________________ CM . . . . Volume XVIII Number 22 . . . . February 10, 2012


Learning: Teaching.

John Norris.
New Denver, BC: The Hawkeye Press (Box 53, V0G 1S0), 2011.
157 pp., pbk., $25.00 (includes shipping).
ISBN 978-0-9810103-2-8.

Subject Headings:
Norris, John, 1922-2011.
Gay men-British Columbia-Biography.
Teachers-British Columbia-New Denver-Biography.


Review by Thomas F. Chambers.

*** /4



While respecting individual limitations, I also made a point of noticing individual strengths. Dennis, for example, was acknowledged by all of us for his athleticism. Another boy---the tallest and perhaps oldest---whose name I have forgotten, was skillful in drawing. It became habitual for all of us to observe how he formed his constant designs and to respect his judgement in such matters. (He excelled, of course, in the symmetrical design-geometry project.) It was always easy to find something praiseworthy in the work of every boy.

John Norris, who died recently, was quite a remarkable man. Born in Nelson, BC, in 1922, he became a leading cultural figure in the Slocan Valley, highly respected for his literary output. The author of eight books, including Old Silverton, which won the British Columbia Lieutenant Governor's Award for Historical Writing, Norris was also very well known for his beautiful and extensive garden. The magnificence of this garden can be imagined by anyone who sees a copy of John's Garden, published in 1996 with photographs by Patrizia Menton.

      Norris is also remembered as an outstanding teacher. His educational philosophy is clearly explained, with numerous practical examples, in Learning: Teaching. In 1965, Norris accepted a teaching post at The Youth Centre in New Denver, a new residential school for what were described as "disturbed" or "delinquent" young teenage boys. It was here that he excelled as a teacher. Realizing that the youths had a very poor regard for authority figures, some of whom had punished them by removing them from their homes for being "bad", Norris did not criticize their behaviour when others might and, as a result, earned their trust. Their appreciation of his understanding was exemplified by their use of the term "Teach" whenever he was addressed. He was an authority figure who respected them, likely the first adult who did. Any teacher of younger children will find inspiration in this book.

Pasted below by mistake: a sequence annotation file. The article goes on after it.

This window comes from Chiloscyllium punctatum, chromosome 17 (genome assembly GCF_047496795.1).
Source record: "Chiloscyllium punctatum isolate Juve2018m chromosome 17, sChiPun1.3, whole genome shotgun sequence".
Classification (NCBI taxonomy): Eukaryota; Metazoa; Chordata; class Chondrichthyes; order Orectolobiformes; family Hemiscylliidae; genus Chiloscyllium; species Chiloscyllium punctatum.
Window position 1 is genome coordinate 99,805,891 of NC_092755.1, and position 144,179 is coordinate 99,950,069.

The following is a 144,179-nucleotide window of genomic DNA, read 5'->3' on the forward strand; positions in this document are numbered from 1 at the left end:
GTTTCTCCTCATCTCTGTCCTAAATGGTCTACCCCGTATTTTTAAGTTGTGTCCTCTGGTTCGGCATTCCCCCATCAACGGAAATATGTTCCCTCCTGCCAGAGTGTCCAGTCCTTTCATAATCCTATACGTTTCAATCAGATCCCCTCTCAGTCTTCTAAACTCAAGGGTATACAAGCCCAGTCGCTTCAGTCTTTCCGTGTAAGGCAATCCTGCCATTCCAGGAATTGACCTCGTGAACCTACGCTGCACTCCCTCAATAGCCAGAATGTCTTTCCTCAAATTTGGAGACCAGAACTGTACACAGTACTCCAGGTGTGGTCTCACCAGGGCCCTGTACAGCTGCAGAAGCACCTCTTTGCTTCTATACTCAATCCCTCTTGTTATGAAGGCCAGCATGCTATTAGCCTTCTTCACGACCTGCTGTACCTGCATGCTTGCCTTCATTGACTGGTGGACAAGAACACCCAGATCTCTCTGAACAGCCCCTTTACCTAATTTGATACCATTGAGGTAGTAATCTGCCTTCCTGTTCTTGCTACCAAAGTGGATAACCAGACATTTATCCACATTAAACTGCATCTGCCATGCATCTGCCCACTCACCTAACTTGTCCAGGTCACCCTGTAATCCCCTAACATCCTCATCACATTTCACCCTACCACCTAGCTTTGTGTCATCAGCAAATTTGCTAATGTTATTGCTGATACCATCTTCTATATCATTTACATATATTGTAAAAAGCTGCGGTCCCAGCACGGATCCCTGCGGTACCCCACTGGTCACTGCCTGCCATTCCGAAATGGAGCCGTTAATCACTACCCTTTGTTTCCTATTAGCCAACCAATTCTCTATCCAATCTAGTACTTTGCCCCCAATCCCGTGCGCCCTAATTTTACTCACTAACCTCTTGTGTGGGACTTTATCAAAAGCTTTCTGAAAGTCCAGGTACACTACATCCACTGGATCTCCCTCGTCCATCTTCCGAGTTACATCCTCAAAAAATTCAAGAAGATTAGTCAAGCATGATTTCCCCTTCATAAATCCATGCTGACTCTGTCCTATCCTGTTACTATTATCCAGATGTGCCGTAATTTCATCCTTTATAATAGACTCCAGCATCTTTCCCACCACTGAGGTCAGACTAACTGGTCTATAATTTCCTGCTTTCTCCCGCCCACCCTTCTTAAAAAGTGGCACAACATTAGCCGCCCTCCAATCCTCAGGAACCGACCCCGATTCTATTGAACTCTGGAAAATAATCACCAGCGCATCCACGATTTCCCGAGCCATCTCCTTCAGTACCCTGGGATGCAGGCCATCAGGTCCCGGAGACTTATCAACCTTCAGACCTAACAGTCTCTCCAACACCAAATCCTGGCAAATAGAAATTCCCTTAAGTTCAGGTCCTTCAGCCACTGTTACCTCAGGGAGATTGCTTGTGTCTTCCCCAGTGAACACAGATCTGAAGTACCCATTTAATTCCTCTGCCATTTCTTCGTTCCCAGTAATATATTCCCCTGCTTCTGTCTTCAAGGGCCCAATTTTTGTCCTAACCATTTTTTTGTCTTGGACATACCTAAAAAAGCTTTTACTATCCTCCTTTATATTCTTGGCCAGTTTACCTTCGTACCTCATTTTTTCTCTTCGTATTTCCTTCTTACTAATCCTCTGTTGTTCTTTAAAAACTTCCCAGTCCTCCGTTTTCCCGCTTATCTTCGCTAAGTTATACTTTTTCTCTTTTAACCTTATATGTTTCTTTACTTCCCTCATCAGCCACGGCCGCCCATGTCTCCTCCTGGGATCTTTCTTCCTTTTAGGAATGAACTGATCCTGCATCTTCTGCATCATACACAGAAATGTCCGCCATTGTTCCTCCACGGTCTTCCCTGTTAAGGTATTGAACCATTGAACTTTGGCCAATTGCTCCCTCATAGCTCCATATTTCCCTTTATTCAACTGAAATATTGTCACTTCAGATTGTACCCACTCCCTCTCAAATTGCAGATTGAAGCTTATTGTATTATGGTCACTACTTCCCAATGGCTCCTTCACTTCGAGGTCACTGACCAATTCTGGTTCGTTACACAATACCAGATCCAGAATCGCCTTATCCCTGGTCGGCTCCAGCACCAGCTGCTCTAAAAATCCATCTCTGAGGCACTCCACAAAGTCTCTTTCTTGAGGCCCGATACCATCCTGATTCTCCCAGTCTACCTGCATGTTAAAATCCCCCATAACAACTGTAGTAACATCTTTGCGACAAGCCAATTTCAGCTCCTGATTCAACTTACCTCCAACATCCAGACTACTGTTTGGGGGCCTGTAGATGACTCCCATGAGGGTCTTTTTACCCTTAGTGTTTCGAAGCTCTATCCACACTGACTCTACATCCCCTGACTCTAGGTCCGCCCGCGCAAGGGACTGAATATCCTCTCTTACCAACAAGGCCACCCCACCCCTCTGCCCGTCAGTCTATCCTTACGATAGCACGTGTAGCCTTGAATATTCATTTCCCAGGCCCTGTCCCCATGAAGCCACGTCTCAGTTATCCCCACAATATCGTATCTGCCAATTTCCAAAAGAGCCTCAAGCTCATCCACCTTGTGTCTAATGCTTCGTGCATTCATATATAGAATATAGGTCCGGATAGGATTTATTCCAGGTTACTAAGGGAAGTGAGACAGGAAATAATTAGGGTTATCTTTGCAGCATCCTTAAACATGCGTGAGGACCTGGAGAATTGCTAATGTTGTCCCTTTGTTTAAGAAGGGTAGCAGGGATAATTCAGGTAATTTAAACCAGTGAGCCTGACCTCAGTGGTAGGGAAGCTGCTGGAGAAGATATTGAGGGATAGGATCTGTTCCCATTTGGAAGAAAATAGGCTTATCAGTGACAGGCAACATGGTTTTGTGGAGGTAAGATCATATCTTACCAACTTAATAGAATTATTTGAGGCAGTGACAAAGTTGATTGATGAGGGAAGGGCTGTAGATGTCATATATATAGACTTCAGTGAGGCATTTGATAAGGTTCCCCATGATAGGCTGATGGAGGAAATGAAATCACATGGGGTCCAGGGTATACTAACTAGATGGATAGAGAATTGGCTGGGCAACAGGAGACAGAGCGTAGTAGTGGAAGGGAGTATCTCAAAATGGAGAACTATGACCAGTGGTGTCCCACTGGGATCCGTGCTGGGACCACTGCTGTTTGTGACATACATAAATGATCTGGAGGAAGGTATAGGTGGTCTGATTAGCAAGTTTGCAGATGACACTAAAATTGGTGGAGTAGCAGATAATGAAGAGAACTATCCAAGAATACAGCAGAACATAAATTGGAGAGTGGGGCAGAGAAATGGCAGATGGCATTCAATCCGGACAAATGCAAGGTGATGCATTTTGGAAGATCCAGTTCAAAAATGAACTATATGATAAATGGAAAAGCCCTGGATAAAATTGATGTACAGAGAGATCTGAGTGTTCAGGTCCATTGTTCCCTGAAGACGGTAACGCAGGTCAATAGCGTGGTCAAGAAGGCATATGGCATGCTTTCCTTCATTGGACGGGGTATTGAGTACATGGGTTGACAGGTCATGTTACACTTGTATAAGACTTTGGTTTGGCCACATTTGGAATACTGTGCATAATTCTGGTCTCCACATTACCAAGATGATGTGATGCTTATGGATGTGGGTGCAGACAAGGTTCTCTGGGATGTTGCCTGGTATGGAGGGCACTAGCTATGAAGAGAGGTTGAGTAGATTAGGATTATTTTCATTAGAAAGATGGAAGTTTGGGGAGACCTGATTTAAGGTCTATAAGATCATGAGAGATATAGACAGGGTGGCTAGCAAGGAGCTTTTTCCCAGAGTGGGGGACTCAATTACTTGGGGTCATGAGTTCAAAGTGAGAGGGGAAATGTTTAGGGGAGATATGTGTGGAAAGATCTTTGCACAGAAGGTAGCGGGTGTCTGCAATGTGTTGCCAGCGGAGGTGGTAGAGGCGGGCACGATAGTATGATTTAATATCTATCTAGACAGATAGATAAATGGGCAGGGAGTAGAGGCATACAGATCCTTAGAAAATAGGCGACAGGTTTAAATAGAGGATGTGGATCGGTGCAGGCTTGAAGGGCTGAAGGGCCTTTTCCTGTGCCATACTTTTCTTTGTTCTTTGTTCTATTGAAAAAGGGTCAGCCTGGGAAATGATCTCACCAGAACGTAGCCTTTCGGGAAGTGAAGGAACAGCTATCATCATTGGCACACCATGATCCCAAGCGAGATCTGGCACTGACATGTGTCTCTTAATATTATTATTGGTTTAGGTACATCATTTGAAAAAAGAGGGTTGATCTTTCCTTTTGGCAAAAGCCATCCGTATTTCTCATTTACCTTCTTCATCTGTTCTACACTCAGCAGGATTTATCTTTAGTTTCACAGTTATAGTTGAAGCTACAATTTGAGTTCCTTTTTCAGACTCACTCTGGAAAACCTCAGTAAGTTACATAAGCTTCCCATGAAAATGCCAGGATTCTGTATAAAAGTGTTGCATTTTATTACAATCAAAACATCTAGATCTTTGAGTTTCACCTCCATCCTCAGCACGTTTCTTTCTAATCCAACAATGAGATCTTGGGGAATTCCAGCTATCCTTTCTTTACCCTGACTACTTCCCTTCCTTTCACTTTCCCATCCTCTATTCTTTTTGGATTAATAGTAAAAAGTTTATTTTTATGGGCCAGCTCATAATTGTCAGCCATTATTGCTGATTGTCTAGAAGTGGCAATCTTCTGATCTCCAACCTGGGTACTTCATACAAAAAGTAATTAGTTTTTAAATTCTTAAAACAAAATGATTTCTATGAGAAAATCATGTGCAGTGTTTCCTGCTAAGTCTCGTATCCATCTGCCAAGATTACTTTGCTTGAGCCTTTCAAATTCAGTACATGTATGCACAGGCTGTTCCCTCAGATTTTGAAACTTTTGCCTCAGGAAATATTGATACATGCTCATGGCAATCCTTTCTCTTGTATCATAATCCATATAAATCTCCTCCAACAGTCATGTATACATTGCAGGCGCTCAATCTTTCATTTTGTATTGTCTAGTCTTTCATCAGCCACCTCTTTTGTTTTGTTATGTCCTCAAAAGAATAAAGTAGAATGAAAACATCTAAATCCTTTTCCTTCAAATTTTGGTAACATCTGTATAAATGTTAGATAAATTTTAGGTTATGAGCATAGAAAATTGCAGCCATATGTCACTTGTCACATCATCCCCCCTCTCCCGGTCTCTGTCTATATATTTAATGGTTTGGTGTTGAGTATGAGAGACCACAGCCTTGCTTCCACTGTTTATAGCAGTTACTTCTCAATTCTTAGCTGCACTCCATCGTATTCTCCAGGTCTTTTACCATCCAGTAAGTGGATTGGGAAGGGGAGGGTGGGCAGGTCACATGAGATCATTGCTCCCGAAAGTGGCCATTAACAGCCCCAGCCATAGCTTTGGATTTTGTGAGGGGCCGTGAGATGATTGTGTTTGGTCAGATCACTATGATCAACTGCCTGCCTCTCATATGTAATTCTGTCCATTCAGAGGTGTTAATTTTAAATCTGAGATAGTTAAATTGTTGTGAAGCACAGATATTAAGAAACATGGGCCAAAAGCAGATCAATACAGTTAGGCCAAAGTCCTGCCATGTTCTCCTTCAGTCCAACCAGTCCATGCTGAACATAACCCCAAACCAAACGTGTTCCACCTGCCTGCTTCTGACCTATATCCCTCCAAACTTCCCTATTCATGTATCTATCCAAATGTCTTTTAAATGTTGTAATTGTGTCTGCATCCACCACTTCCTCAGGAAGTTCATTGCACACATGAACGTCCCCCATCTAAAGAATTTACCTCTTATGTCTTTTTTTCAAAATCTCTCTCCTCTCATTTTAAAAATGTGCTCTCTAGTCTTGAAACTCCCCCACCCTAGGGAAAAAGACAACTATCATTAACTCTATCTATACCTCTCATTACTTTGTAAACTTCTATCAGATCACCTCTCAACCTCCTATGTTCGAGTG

But Learning: Teaching is not primarily about Norris's career as a teacher. It is in the form of an apology for a life of which, for many years, he was ashamed. He was a gay man, and it took him many years to understand and accept this fact. As a boy, he did not know why he was different from other boys. Sex was not a subject that was discussed in his home, in schools, or in society generally. Homosexuality was even less discussed or understood, so Norris was in a quandary for much of his life.

      Norris's experiences as a youth and teenager were not quite the same as those of other young people. Everyone matures sexually, often with little or no explanation of what is happening to their bodies. Sex was, and in many homes may still be, a subject rarely, if ever, mentioned. While mothers, by necessity, have to explain what puberty means to their daughters, fathers have less need to do so with their sons. When Norris matured sexually, he did so in a way that was different to other boys, and he was, therefore, deeply puzzled. This difference bothered him a great deal because he did not understand why he was different, and he didn't know to whom he could turn to for help.

      Norris's confusion did not end until he was in his fifties when he went to see a psychiatrist. It still seemed to him that the way he felt was "something not quite natural". The psychiatrist did, too, and wanted to "go about curing him." The psychiatrist didn't, but, by 1971, Norris had reached the point of accepting his homosexuality while not yet feeling comfortable with it. It is doubtful if he ever was.

      Learning: Teaching is ideal for class use. There are numerous ways it could be used to deal with the problems facing young people as they grow up. Society's attitude towards sex, both hetero and homosexual, could also be discussed. The experiences of students today could be compared with those of Norris. How should parents deal with the topic of sex is another. Is it still a taboo subject in any homes? Is there discrimination towards gays? It took considerable courage for Norris to write this book and to bare his soul to an audience. Would students who feel different from their peers, as Norris did, have the same kind of courage?

      In 2009, diagnosed with prostate cancer, Norris was given only a short time to live. He was, however, not ready to die, and between then and the spring of 2011, he wrote Learning: Teaching. More than an apology, it is a confession. Norris, realizing that death was not far away, is seeking absolution from the world, or at least, the readers of this book. It is as if he is confessing to a priest for a life which still caused him shame, and like any good priest, the readers of this most interesting book will, this reviewer feels certain, forgive him, even though this isn't necessary.


Thomas F. Chambers, a retired college teacher, lives in North Bay, ON.

To comment on this title or this review, send mail to cm@umanitoba.ca.

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